Screen grab from a video showing a young man crying of despair in the Yarmouk camp.
 
 
For several months now, the Palestinian refugee camp of Yarmouk, in southern Damascus, has been blockaded by the Syrian regime in an attempt to root out rebel groups that have made it their base. This has left the refugees living there caught between the two sides and cut off from the rest of the world. Today, they’re in dire need of food and basic supplies.
 
The camp’s siege began ten months ago as part of a vast military operation intended to recapture the southern suburbs of Syria’s capital. In the past few months, the army has successfully taken control of several suburbs around Yarmouk, enabling it to choke the camp.
 
Very little information leaks out from the camp, which residents can no longer leave. Communications links are frequently shut off. The Syrian Observatory for Human Rights, a watchdog group based in London, believes that 46 people have died there in recent months; however, the UN has only confirmed 15 deaths. These are reportedly due mainly to the lack of food, but also to the camp’s catastrophic sanitary conditions. In addition, many children living there suffer from diseases linked to malnutrition, according to the UN.
 
A UN humanitarian team attempted to bring food rations and polio vaccines to the camp on Wednesday, but a shootout prevented the convoy from reaching its destination. The Syrian regime and the rebels based at the camp blame each other for this incident.
 
The Yarmouk camp, created in 1957, is the biggest Palestinian refugee camp in Syria, covering 2 square kilometres. Before the start of the Syrian conflict, it was home to more than 148,000 refugees, according to the UN, but thousands have left since then. It is not exclusively home to Palestinians: Syrians of modest means also live there.
 
In this video, a young man in Yarmouk explains: "We can no longer afford a kilo of rice or wheat! We have nothing to do with all this violence, we just want food and water! We want peace in our camp! We have nothing to do with this conflict, I swear! What did I do to deserve not seeing my father for a year?" Video posted online by the Sarmad Network on January 14. 

"Inside the camp, a kilo of rice costs 36 euros"

Shamel is a member of the Sham News Network, an opposition group that relays news and videos of the conflict. Last month, he fled from Hajar Al-Aswad, a neighbourhood located next to the Yarmouk camp. He stays in regular contact with camp residents.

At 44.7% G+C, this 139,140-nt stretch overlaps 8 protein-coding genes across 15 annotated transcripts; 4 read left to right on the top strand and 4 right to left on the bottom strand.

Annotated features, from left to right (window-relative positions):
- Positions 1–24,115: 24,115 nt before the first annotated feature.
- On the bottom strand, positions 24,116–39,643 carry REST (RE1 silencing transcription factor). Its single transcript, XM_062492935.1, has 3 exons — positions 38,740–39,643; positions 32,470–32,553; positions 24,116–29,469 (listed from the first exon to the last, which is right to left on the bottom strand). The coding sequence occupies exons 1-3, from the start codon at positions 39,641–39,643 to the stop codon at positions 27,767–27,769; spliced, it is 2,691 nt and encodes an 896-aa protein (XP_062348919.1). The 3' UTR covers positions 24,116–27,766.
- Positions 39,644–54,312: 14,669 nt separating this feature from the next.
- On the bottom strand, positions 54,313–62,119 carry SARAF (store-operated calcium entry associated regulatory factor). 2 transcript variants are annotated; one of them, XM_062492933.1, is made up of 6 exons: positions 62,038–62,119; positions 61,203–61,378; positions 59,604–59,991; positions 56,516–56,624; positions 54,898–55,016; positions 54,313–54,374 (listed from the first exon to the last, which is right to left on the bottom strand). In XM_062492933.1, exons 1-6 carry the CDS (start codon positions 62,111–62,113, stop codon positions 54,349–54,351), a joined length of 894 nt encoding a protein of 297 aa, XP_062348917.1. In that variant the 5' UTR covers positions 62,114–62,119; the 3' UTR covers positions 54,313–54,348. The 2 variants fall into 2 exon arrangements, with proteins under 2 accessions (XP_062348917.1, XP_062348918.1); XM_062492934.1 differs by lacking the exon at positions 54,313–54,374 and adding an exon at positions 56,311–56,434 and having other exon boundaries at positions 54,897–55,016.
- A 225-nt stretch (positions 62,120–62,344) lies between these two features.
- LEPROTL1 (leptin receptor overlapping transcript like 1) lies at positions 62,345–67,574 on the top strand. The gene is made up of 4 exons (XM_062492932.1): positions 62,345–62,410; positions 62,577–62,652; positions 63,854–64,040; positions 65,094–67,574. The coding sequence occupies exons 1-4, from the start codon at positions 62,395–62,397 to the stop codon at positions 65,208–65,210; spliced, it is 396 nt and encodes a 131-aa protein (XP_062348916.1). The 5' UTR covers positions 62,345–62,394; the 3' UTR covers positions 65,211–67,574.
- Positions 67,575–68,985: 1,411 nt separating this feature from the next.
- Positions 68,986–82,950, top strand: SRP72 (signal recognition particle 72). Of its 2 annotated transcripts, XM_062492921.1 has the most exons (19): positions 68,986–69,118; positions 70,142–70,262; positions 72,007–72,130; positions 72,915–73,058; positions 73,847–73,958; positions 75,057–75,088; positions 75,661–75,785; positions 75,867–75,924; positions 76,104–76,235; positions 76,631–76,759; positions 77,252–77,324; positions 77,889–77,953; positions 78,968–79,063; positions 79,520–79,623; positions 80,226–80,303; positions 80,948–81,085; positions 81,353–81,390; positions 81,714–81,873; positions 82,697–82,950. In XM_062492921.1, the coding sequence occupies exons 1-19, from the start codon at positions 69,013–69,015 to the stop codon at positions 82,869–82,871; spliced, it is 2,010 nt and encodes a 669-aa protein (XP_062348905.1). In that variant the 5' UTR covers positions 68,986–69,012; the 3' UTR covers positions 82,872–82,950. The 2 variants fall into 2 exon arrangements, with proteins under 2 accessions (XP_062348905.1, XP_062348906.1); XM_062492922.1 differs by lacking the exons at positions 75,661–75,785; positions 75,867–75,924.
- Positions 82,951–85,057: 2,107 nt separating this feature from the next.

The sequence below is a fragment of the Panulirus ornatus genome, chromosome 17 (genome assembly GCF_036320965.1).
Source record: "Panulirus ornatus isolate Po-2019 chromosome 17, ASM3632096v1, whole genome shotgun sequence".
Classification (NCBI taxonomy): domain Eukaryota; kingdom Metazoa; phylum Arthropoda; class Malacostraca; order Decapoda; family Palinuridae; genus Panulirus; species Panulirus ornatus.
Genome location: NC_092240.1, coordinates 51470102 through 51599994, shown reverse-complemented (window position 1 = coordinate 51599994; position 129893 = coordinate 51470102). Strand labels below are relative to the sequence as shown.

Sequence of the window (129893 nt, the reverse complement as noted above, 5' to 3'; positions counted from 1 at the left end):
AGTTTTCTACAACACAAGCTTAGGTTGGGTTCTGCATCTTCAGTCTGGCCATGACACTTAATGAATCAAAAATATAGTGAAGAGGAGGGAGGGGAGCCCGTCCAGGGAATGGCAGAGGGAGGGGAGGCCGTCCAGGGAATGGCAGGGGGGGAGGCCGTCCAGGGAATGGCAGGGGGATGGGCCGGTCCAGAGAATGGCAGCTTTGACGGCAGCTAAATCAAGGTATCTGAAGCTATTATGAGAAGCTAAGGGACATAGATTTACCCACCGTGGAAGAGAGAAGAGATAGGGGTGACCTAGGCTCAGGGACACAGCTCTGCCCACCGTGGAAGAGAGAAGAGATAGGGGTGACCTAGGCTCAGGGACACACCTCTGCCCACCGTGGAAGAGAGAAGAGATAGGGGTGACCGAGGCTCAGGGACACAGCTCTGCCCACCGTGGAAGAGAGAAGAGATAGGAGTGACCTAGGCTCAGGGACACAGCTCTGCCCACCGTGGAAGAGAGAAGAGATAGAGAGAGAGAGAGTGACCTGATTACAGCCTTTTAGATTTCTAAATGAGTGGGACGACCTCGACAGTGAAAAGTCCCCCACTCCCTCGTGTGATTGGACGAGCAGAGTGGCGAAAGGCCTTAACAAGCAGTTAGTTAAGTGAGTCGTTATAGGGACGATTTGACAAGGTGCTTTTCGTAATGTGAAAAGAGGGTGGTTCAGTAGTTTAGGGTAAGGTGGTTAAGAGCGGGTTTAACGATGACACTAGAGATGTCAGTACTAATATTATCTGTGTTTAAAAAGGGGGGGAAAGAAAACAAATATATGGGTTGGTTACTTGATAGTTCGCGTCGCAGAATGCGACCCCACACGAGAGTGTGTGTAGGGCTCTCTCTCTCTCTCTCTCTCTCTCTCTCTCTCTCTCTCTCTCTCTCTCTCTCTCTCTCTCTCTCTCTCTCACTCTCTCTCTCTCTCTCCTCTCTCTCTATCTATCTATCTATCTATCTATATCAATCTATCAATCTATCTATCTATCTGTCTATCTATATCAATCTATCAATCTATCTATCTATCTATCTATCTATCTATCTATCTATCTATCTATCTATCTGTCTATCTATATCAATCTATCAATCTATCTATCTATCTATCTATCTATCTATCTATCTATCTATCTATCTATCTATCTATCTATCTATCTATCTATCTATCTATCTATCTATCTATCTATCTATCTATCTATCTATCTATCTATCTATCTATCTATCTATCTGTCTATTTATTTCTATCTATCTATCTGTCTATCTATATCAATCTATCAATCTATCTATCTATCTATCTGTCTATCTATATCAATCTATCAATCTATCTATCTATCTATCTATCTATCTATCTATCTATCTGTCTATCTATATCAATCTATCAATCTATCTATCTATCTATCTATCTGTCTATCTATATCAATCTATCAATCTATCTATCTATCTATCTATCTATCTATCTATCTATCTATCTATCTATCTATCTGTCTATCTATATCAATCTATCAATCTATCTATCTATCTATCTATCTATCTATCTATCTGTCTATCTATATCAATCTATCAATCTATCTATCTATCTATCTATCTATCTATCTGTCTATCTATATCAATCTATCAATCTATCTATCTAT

In November 2012, the army surrounded the Yarmouk camp. They set up several roadblocks at its entrance to stop rebels from going in and out. Civilians who ventured out of the camp to find food were not allowed to return with a ration exceeding one day’s worth of food. The goal was to make sure residents wouldn’t stock up on food and share it with the rebels.
 
At the time, camp residents who had the means to flee to Jordan or Lebanon did so [Editor’s Note: about 100,000 fled in December 2012]. But those who didn’t have enough money or didn’t have any relatives outside the camp stayed put. Today, they live in an open-air prison.
 
During these ten months of blockade, nobody has been authorised to go into the camp. Its residents are lacking in everything: food, basic supplies… The videos showing the camp that are shared on the Internet are sent by activists living in the camp who use a satellite connection that was installed before the blockade began.
 
Food is a rare commodity, and it’s sold at exorbitant prices on the black market. A kilo of rice costs the equivalent of 0,80 euros anywhere else in Syria, but inside the camp, it costs 36 euros! Food is smuggled in by Palestinians close to the PFLP-GC [Editor’s Note: the Popular Front for the Liberation of Palestine–General Command is an armed group financed by the Syrian regime. The PFLP-GC was opposed to rebels coming into the camp.] They bribe the soldiers working the blockades in order to bring food in. There’s a lot of money to be made in this business.
 

"The Yarmouk camp is in a strategic location"

Maher Ayoub is a Palestinian journalist. He used to live in the Yarmouk camp, until he fled in 2012.
 
The Yarmouk camp is a victim of its geographic location. It is located at the southern entrance to Damascus, in the suburbs closest to the centre of the capital [just 8 kilometres south of downtown Damascus]. Therefore it’s a strategic area that the regime needs to control to block rebels from entering the capital.
 
The army controls the south of Damascus itself, and, thanks to recent military operations, it is also present south of the Yarmouk camp. In other words, it surrounds the camp. The regime will not lift its blockade until it has destroyed the rebels.
 
Just like in Iraq, Palestinian refugees are once again collateral victims of the conflict.
 
Red marks the positions of the Syrian army south of Damascus and south of its southern suburbs. The Yarmouk camp is located in the middle.